My history of British Manufacturing

My history of British Manufacturing
My history of British Manufacturing

Friday 16 October 2015

Censorship may not be new, but it is worrying

In my research for my forthcoming book, War on Wheels, on the story of the mechanisation of the army in WW2, I read many accounts of captivity written by those who had spent years as prisoners of war. They were allowed to write home, but in the knowledge that everything they wrote would be seen by their captors. The result was letters that revealed nothing of the dreadful conditions under which they were forced to live.

This is perhaps an extreme example, but, in a way, all writers self censor in the light of their audience, but for other reasons too.

At the recent Lincoln Book Festival we heard from Andrew Morton how the British press had censored themselves in holding back from reporting a good deal about the abdication crisis. Their motivation was loyalty; nevertheless the effect was to hold back important truths.

We then had a panel of journalists considering the whole question of press freedom and censorship. It became clear that, whilst legal guidelines are now quite clear and edicts from government are few and far between, censorship is a current reality.

An example would be the rejection by the newspaper of an article because it makes a point that runs counter to the newspaper’s ‘brand’. We perhaps don’t think too much of papers having brands, but they do. There is a distinctive ‘Daily Mail’ brand, a ‘Guardian’ brand. These come into sharp relief at election time when they offer their voting advice.

A more blatant form came in the case of Lady Chatterley’s Lover where we heard that, as recently as the 1960s, an attempt was made to withdrawn this great novel from publication as being obscene.

There are then myths that become history and so censor other interpretations.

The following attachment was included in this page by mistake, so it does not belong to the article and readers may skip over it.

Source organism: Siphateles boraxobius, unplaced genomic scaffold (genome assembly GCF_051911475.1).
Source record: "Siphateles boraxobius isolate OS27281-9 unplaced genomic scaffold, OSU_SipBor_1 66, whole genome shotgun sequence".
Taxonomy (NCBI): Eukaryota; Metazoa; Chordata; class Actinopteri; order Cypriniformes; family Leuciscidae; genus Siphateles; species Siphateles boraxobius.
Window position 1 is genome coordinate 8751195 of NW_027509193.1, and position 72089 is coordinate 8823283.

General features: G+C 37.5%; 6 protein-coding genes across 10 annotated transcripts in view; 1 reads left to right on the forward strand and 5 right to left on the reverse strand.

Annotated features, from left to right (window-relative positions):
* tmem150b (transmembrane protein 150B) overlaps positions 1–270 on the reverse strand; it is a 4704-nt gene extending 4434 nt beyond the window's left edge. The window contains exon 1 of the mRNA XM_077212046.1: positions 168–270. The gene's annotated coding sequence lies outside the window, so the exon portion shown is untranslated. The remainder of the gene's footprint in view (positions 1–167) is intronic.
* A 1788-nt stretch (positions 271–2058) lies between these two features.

We listened to a talk on the Peasants Revolt only to discover that it was not the peasants who revolted but the emerging middle class. Juliet Barker’s painstaking research had turned upside down the assumptions of centuries. She also pointed out to me that we are quite wrong if we trace a line from Magna Carta to the Peasants Revolt; it is more closely linked in terms of documents with the Doomsday Book and was about the interaction of freedom and money. Our speaker for the children’s afternoon on Magna Carta pointed out just how often freedom is evidenced by people’s ability to deal freely with their own money.

There are also accepted truths which censor other opinions.

The Friday evening of the festival gave the audience the opportunity to dispel some myths about Islam and to understand better its origin and the way that it fitted with other contemporary religions.

The way Islam is reported is often to emphasise extremes. We heard of a faith that could hardly be more different, whose teaching builds on the Hebrew Bible and parallels much of Christianity. Yet, this is seldom if ever reported. It is hardly surprising perhaps that young Muslims become disenchanted.

If I look ahead, I wonder how the press will approach the European Referendum and whether both sides of the argument will receive a fair hearing.

The sort of censorship I have been talking about is perhaps inevitable in a free society. We just need to be aware of it. Having said this, we do in this country have a long and proud tradition of public service broadcasting. Perhaps one area for the new BBC charter would be a renewed commitment to give due space to views from across the spectrum.

Phil Hamlyn Williams - Trustee Lincoln Book Festival

Published in the Lincolnshire Echo 15 October 2015